398    The authorisation request for that mission stated that the aim was to participate in the summer sessions of the ‘Crans-Montana Forum’, a Swiss non-governmental organisation. The request was accompanied by a brief internal note, signed by Mr Pinxten, which specified that those sessions were an opportunity to discuss topical questions of international politics with leaders from all over the world. The travel order was issued on the basis of that information, without a request for further details concerning the event programme, for example.

399    It is true that the fact that a mission allows a Member of the Court of Auditors to participate in an event which incidentally includes activity that could be classified as tourism or leisure does not necessarily mean that that mission is unrelated to the Member’s duties if the event is nevertheless focused primarily on professional activities.

400    However, the event in question was described by its organisers, in a leaflet produced by the Court of Auditors, as being devoted entirely to contacts, friendships, pleasant hikes and informal gatherings. That description is confirmed by the detailed event programme, which includes only leisure activities, in particular hikes and a lively evening.

401    An email from the event organisers, dated 29 May 2013, also states that the summer sessions of the ‘Crans-Montana Forum’ are informal, distinguishing them from the other sessions of the forum.

402    In addition, although Mr Pinxten maintains before the Court of Justice that those summer sessions had a genuine professional dimension, he does not produce any evidence in support of that claim.

403    Consequently, the mere fact that participation in those summer sessions might encourage meetings and exchanges with international officials, which has not been demonstrated, moreover, is not such as to establish the existence of a genuine link between the mission in question and Mr Pinxten’s duties.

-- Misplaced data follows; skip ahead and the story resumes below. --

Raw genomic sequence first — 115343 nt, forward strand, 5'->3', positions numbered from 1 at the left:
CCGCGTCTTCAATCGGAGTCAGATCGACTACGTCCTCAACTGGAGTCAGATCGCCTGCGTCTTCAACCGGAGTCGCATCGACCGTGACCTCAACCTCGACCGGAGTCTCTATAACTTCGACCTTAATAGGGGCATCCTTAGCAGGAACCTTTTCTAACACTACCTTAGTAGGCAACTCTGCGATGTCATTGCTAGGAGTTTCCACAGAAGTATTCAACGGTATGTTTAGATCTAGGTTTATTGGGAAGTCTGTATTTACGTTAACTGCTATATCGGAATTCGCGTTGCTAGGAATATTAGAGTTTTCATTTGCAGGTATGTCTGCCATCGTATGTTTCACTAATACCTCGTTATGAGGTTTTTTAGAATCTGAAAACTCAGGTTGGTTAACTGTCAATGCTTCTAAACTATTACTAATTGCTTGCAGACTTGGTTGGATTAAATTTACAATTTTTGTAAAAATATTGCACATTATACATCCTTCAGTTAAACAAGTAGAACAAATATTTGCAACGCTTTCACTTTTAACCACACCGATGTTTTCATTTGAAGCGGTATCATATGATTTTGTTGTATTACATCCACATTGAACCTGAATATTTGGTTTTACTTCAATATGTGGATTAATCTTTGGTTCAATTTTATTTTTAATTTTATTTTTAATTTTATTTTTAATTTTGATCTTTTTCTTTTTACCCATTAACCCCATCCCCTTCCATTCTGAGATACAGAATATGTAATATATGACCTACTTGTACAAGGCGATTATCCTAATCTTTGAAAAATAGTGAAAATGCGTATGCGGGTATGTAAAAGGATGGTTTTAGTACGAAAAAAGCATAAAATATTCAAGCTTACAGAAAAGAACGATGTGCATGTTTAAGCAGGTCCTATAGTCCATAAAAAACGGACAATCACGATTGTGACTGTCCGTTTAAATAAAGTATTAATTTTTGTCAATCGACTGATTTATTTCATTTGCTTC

404    That mission must therefore be considered manifestly irregular.

405    In those circumstances, it is immaterial that the President of the Court of Auditors forwarded to its Members information relating to the ‘Crans-Montana Forum’, which that institution does not dispute, as it could, at the most, indicate that the mission was authorised by it in full knowledge of the facts, which is not sufficient, according to the case-law set out in paragraph 374 of the present judgment, to create a legitimate expectation on the part of Mr Pinxten that could preclude its manifest irregularity being taken into account for the purposes of the present proceedings.

–       The stay in Cuba

406    It is not contested that Mr Pinxten stayed in Cuba, with his wife, from 30 March to 14 April 2015, which justified, in respect of the mission referred to in line 343, reimbursement, inter alia, of transport and accommodation costs and payment of daily subsistence allowances, while the expenses for the stay by Mr Pinxten’s wife were not paid by the Court of Auditors.

407    That mission was authorised by the Court of Auditors after Mr Pinxten had submitted further information, as requested by its President, according to which the objective of that mission was to gather information on EU–Cuba relations through contacts with local civil society and visits to projects financed by the European Union.

408    It must be ascertained whether the evidence available to the Court of Justice establishes the validity of the Court of Auditors’ claim that Mr Pinxten’s stay in Cuba was for mainly private purposes.

409    In that regard, it is apparent from a schedule drawn up by Mr Pinxten’s Cabinet and seized by OLAF that the stay in question was given over almost exclusively to tourist activities.

410    The only parts of the schedule that could possibly be linked to the duties performed by Mr Pinxten were a meeting with the EU ambassador to Cuba on 31 March 2015, a lunch with that ambassador attended by the Permanent Representative of the United Nations Development Programme (UNDP) and the ambassador of the Kingdom of Belgium to Cuba on 2 April 2015 and a meeting with the Belgian ambassador on 3 April 2015.